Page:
Articles Tagged ‘Teamwork’

EMPOWER YOUR EMPLOYEES… OR ELSE!!!

Tuesday, August 13th, 2013

DannyOmalia

The late Joe O’Malia was a master at empowering the employees of his companies to make decisions based on the best interests of THE CUSTOMER. Not many companies today trust their employees to make decisions. Those that do will offer the best service.

In order to be able to empower your people on the level of, oh, say a Nordstrom or a Chick-Fil-A, you must first be VERY CAREFUL whom you hire. You must hire only those who are capable of fitting into your company’s culture. This takes a great deal of thought and effort. There are companies that can help you screen potential employees but whatever you do, be careful to hire the right person.

You must then take the time to properly TRAIN the employee in the skills of the job but also to help them understand that culture and help them desire to add to the culture rather than to detract from it. My experience is that in tough times companies cut back on things like proper hiring procedures and training. That’s the worst thing a company can do.

When asked why she’d been such a successful business woman, the late Mary Kay Ash (Mary Kay Cosmetics) answered, “I tried to hire really nice people and then I tried to let them be as nice as they could be.”

And that means EMPOWERED EMPLOYEES. Employees who feel free to break a rule or two if it’s in the best interest of the customer. Which reminds me of a great Nordstrom story!

A harried businessman rushed into a Nordstrom store in a mall at 5:00 PM and hurried to the perfume counter. He asked the SERVICE person if they carried a certain brand of perfume, explaining that this was his anniversary and he had to meet his wife for dinner in one hour and he had done NO planning. The clerk told him the store didn’t carry that brand but said she might be able to help, asking him how long he’d be at the mall.

The customer, obviously quite nervous, told her he had stops to make at the florist and candy store in the mall. She told him to come back in a half hour and she’d have THE perfume for him. He trusted her. IT WAS NORDSTROM.

As he left, the SERVICE person hailed her fellow employee and asked her to watch both counters while she took care of a customer. That employee was glad to help. So she left the store, went to Macy’s at the other end of the mall (which she knew carried THE perfume), bought the perfume, returned and wrapped it, and when the customer showed up with candy and flowers, THE perfume was waiting and wrapped.

Several things here:

• The husband went to NORDSTROM—no place else—with his problem.
• Both SERVICE LADIES broke rules by leaving their posts.
• The first SERVICE LADY no doubt broke a rule by going to Macy’s, buying the product there and selling it at Nordstrom (or maybe not—Nordstrom has very few rules for employees when it comes to SERVICE).
• How was that for TEAMWORK?

Nordstrom obviously hired two good people. They TRAINED and EMPOWERED them to rescue the beleaguered customer. That’s why he went there!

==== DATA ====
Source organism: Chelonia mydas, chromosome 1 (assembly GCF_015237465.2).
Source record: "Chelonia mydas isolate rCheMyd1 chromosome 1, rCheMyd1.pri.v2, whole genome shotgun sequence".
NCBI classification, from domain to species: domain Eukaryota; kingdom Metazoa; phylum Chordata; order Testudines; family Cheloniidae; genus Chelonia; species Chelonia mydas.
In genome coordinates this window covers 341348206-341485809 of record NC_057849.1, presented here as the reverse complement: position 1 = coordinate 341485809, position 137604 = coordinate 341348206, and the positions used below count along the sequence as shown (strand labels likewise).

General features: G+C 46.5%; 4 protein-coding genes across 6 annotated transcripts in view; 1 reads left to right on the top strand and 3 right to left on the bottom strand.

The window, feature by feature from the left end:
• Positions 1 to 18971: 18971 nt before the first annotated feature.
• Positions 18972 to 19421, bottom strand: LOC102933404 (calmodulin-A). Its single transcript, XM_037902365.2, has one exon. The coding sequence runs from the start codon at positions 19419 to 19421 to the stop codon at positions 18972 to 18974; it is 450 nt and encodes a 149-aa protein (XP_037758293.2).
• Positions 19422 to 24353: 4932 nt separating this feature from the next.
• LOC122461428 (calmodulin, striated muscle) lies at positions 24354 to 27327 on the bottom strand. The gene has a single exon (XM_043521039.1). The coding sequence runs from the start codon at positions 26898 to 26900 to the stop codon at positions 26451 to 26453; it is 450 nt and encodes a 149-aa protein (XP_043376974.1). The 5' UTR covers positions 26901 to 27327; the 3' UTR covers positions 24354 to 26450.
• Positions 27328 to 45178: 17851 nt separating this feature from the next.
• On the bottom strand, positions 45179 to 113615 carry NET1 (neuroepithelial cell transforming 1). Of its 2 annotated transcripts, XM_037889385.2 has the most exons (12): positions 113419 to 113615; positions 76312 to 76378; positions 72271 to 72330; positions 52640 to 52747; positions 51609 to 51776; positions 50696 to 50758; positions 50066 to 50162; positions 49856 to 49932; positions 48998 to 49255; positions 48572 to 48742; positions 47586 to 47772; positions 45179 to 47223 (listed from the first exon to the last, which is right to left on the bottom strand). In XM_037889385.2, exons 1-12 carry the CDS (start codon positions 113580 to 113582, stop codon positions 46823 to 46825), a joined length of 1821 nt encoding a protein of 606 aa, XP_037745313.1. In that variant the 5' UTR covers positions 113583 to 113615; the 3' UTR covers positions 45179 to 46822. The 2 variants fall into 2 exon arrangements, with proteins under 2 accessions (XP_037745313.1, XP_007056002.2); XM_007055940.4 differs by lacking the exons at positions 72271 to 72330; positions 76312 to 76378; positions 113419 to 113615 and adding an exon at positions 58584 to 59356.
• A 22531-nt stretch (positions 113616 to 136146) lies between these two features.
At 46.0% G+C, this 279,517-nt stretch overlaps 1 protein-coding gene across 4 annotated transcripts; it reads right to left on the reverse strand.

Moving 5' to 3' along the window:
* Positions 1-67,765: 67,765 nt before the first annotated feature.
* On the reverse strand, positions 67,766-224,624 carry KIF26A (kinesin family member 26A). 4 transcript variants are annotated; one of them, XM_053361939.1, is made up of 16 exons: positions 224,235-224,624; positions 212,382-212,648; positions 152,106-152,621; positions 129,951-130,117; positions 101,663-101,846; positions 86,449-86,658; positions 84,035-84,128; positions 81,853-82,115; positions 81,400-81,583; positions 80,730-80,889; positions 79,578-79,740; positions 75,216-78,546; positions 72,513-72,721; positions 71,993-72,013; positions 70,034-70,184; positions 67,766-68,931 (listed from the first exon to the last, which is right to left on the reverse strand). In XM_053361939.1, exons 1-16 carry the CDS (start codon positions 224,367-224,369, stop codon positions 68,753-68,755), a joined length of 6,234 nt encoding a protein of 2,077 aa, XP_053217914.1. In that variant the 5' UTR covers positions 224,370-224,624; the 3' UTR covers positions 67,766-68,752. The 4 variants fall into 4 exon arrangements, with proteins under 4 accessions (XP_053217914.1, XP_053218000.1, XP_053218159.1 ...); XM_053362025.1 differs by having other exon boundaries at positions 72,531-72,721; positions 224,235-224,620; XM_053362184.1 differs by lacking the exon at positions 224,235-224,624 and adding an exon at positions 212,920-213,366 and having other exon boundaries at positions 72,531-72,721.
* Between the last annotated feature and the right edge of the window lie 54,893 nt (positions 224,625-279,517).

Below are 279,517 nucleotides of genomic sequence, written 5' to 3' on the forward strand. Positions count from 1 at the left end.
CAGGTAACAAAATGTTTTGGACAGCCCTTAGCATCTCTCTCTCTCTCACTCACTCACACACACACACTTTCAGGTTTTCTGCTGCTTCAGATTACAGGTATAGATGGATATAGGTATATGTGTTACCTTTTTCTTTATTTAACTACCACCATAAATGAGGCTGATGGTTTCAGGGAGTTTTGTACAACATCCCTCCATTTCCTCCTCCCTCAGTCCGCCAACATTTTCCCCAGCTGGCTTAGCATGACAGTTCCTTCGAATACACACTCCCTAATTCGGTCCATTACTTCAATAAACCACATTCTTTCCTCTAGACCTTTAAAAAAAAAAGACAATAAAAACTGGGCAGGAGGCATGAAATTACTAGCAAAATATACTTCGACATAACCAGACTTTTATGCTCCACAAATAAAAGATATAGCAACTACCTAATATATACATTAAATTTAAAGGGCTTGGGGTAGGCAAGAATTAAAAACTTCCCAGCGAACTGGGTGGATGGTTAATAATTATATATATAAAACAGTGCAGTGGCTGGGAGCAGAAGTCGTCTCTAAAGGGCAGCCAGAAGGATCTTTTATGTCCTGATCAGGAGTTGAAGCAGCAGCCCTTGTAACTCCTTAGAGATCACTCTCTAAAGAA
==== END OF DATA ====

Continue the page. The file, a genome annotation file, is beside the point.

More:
If giving service like Nordstrom were easy, every company would do it. It’s not. But it CAN be done!

Danny O’Malia
Indy’s Trusted Servant
(317) 413-9062
fax (317) 815-8755
www.indystrustedservant.blogspot.com

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Man’s Best Friend and (teamwork) Teacher

Wednesday, November 28th, 2012

One of the ways to remain a life-long learner is to look at every experience you have as an opportunity to learn.

Earlier this year, I had the opportunity to go dog sledding for the very first time. If you love animals, then you can probably imagine what an amazing experience it was to be in the beauty of the snow, with a synchronized team of dogs who were completely bliss’d out when they ran with the sled trailing behind them.

I couldn’t help but make several analogies about dog sledding and teamwork. Here are a few I want to share:

1. Every single team member is important – from the lead dog to the point and wheel dogs to the team dogs. Each played a vital role in achieving the team’s goal.

2. The musher and the rest of the team knew who the lead dog was, and they trusted their leader.

3. The team stopped and regrouped when they needed to. There were times when we had to stop and check on the team, making sure the lines were not tangled and ensuring we were intact and on course.

4. They had fun and enjoyed the ride. The dogs were the most happy when they were working hard. It never fails when I ask coaching clients or teams that I am working with what they want more of – no matter how busy and overworked they are – they say to be challenged. I believe we all desire to give it all we’ve got. It simply makes work and our lives rich and fulfilling.

So, I have a few questions for you to think about:
• Do all of your team members know how vital their contribution is to achieving the goal?
• Are you leading by example and fostering trust with your team?
• Would it be valuable to pause on a project you are currently working on and re-group your team?
• Are you having fun along the way?

I’d love to hear your feedback. Add your comments below.

Deseri Garcia
Vida Aventura
317-362-4898
www.vidaaventura.net

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Working in a TEAM

Thursday, June 2nd, 2011

“Talent wins games, but teamwork and intelligence wins championships.” Michael Jordan